DHS, Microsoft to brief states on latest Russian intelligence activity

DHS will use the domain takedown as another reason to brief states on the latest threats that could threaten the 2018 midterm elections.
Matt Masterson speaks Aug. 21, 2018, at FedTalks in Washington, D.C. (CyberScoop)

The Department of Homeland Security will hold a conference call for Microsoft representatives to brief state election officials on new evidence showing Russian hackers have targeted the U.S. Senate and conservative think tanks, according to senior DHS cybersecurity adviser Matthew Masterson.

The goal will be to turn Microsoft’s observations into actionable security advice for state officials as the November midterms approach. The conference call, which Masterson said had not been scheduled yet, will be an opportunity for state officials to study the latest techniques from the Russian hacking group, often known as Fancy Bear, that breached Democratic Party organizations in the 2016 U.S. presidential campaign.

Speaking to reporters Tuesday, Masterson said Microsoft’s takedown of internet domains allegedly set up by Fancy Bear showed “a growing interaction and relationship that we have with industry.” Asked if he anticipated that private companies would need to take similar action in the future, Masterson said the Russian government-backed cyber activity “is ongoing and so I would hope and anticipate that these kind of responsible actions by the private sector will continue.”

Late Monday, Microsoft revealed that it had executed a court order to seize six domains from the Russian hackers, including ones that mimicked websites associated with the Senate and think tanks International Republican Institute and the Hudson Institute.


“We’re concerned that these and other attempts pose security threats to a broadening array of groups connected with both American political parties in the run-up to the 2018 elections,” Microsoft President Brad Smith wrote in a blog post.

DHS held a similar call earlier this month with Facebook representatives and state officials after the social-media giant identified an “inauthentic” and coordinated political influence campaign on its platform.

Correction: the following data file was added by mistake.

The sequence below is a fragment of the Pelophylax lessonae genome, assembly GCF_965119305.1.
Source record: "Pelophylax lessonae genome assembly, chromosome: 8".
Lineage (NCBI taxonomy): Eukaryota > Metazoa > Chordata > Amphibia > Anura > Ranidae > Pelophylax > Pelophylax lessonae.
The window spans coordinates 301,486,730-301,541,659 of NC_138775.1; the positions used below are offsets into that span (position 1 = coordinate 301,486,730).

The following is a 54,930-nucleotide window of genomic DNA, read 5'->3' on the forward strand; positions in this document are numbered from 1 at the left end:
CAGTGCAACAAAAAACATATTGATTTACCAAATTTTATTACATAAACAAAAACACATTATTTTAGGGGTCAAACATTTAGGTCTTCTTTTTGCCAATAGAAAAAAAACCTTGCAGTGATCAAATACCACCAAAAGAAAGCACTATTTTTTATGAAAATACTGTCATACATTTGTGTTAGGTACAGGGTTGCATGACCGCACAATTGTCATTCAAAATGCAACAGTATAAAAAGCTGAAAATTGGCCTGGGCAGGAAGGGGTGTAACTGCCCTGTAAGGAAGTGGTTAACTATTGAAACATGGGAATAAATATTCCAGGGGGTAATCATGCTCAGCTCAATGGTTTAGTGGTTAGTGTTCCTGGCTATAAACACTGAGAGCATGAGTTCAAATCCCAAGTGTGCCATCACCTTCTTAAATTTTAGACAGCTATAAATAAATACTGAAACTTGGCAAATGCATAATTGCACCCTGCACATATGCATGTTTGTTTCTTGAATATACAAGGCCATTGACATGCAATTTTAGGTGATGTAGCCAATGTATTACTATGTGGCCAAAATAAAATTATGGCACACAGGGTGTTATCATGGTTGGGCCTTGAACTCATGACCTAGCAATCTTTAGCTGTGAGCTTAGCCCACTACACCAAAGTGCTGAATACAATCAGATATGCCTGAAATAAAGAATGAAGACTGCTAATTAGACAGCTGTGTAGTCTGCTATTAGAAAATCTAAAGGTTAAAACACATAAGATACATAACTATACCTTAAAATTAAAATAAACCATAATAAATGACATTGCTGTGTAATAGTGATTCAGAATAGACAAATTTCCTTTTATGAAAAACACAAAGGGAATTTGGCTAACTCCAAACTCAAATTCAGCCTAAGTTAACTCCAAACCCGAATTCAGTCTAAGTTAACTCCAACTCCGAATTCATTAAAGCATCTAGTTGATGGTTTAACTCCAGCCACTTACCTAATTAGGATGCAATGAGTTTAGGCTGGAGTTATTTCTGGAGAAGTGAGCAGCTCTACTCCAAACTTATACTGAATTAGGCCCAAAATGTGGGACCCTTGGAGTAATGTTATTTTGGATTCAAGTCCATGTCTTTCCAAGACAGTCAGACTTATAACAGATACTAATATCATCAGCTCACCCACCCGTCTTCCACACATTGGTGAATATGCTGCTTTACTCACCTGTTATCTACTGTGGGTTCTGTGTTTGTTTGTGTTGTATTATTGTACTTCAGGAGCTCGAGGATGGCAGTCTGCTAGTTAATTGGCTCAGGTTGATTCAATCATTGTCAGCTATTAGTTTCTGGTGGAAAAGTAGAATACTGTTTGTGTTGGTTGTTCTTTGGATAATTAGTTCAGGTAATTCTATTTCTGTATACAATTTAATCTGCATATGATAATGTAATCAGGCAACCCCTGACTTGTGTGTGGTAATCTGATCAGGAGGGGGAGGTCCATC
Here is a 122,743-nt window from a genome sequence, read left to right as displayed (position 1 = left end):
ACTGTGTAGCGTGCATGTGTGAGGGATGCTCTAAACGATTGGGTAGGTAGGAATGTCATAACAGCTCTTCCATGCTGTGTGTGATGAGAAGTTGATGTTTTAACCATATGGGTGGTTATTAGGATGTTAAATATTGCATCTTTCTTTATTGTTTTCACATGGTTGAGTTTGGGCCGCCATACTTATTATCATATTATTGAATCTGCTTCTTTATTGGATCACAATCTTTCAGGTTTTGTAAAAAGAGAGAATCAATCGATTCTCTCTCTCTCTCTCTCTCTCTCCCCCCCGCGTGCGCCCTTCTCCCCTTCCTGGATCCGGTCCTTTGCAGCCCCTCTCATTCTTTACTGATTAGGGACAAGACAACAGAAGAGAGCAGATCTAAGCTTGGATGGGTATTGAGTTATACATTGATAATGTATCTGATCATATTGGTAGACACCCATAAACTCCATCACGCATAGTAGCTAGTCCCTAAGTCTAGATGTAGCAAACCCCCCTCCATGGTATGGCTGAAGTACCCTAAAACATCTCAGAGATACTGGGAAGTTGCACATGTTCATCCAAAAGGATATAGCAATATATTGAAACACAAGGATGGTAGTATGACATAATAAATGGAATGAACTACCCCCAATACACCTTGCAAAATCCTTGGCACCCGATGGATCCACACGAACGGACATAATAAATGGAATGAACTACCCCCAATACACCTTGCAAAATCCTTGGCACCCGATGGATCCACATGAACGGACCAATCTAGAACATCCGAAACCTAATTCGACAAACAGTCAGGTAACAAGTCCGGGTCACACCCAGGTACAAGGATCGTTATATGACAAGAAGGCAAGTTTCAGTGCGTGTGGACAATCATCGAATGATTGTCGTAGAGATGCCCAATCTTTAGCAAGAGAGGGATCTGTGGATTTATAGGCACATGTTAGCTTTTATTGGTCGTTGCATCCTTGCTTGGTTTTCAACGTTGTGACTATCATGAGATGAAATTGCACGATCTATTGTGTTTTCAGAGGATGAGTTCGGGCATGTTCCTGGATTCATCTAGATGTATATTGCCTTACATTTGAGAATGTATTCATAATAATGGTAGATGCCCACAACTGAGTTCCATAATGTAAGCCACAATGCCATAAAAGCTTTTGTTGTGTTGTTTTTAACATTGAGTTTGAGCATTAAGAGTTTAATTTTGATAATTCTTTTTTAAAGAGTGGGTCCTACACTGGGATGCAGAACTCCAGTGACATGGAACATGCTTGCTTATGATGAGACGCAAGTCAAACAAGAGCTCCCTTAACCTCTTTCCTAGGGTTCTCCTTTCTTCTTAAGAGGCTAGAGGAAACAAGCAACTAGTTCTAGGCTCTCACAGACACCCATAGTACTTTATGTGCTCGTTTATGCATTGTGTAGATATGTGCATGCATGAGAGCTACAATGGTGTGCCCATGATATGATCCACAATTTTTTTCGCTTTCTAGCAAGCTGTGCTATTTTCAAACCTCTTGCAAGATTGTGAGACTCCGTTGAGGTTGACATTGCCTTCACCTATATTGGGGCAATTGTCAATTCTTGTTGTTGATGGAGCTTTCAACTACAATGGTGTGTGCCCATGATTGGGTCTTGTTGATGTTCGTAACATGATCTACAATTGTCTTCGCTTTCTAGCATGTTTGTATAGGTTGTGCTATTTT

Last week, DHS hosted an unprecedented election security exercise in which officials from 44 states walked through a multi-faceted cyberattack scenario that included spearphishing and denial-of-service attacks on board of election websites.

Masterson told CyberScoop that the drill helped state officials realize the extent of support that county personnel need to bolster their security.

“The state officials that had county officials with them in the room…really gained a better understanding of the level of support and information-sharing that the counties need,” Masterson said.

Sean Lyngaas

Written by Sean Lyngaas

Sean Lyngaas is CyberScoop’s Senior Reporter covering the Department of Homeland Security and Congress. He was previously a freelance journalist in West Africa, where he covered everything from a presidential election in Ghana to military mutinies in Ivory Coast for The New York Times. Lyngaas’ reporting also has appeared in The Washington Post, The Economist and the BBC, among other outlets. His investigation of cybersecurity issues in the nuclear sector, backed by a grant from the Pulitzer Center on Crisis Reporting, won plaudits from industrial security experts. He was previously a reporter with Federal Computer Week and, before that, with Smart Grid Today. Sean earned a B.A. in public policy from Duke University and an M.A. in International Relations from The Fletcher School of Law and Diplomacy at Tufts University.

Latest Podcasts